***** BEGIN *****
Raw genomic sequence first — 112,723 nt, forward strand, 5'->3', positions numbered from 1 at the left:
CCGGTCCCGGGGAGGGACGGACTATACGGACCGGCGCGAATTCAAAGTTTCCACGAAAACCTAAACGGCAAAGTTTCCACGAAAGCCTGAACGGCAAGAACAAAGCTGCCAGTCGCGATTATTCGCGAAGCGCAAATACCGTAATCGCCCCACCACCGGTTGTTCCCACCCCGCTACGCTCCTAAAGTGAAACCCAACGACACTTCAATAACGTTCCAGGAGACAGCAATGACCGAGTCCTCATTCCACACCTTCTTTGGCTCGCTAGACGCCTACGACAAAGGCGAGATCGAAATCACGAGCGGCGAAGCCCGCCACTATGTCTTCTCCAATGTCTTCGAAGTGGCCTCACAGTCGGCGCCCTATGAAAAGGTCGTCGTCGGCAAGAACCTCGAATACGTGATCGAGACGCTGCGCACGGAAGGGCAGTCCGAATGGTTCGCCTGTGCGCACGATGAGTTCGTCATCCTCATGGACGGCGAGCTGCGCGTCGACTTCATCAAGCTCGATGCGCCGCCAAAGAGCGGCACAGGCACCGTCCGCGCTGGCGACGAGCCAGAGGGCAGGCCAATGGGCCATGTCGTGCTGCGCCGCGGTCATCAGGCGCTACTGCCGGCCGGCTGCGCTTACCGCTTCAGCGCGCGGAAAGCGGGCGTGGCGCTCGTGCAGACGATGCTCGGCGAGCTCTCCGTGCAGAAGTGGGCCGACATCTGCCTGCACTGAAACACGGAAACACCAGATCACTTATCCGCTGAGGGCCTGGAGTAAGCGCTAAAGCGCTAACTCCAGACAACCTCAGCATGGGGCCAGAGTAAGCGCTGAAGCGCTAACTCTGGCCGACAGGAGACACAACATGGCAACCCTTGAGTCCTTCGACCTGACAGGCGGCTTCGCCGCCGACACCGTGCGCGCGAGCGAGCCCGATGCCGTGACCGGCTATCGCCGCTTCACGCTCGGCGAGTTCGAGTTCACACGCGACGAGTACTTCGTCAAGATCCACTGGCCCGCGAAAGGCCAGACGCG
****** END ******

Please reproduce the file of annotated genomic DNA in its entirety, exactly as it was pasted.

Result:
Raw genomic sequence first — 112,723 nt, forward strand, 5'->3', positions numbered from 1 at the left:
CCGGTCCCGGGGAGGGACGGACTATACGGACCGGCGCGAATTCAAAGTTTCCACGAAAACCTAAACGGCAAAGTTTCCACGAAAGCCTGAACGGCAAGAACAAAGCTGCCAGTCGCGATTATTCGCGAAGCGCAAATACCGTAATCGCCCCACCACCGGTTGTTCCCACCCCGCTACGCTCCTAAAGTGAAACCCAACGACACTTCAATAACGTTCCAGGAGACAGCAATGACCGAGTCCTCATTCCACACCTTCTTTGGCTCGCTAGACGCCTACGACAAAGGCGAGATCGAAATCACGAGCGGCGAAGCCCGCCACTATGTCTTCTCCAATGTCTTCGAAGTGGCCTCACAGTCGGCGCCCTATGAAAAGGTCGTCGTCGGCAAGAACCTCGAATACGTGATCGAGACGCTGCGCACGGAAGGGCAGTCCGAATGGTTCGCCTGTGCGCACGATGAGTTCGTCATCCTCATGGACGGCGAGCTGCGCGTCGACTTCATCAAGCTCGATGCGCCGCCAAAGAGCGGCACAGGCACCGTCCGCGCTGGCGACGAGCCAGAGGGCAGGCCAATGGGCCATGTCGTGCTGCGCCGCGGTCATCAGGCGCTACTGCCGGCCGGCTGCGCTTACCGCTTCAGCGCGCGGAAAGCGGGCGTGGCGCTCGTGCAGACGATGCTCGGCGAGCTCTCCGTGCAGAAGTGGGCCGACATCTGCCTGCACTGAAACACGGAAACACCAGATCACTTATCCGCTGAGGGCCTGGAGTAAGCGCTAAAGCGCTAACTCCAGACAACCTCAGCATGGGGCCAGAGTAAGCGCTGAAGCGCTAACTCTGGCCGACAGGAGACACAACATGGCAACCCTTGAGTCCTTCGACCTGACAGGCGGCTTCGCCGCCGACACCGTGCGCGCGAGCGAGCCCGATGCCGTGACCGGCTATCGCCGCTTCACGCTCGGCGAGTTCGAGTTCACACGCGACGAGTACTTCGTCAAGATCCACTGGCCCGCGAAAGGCCAGACGCG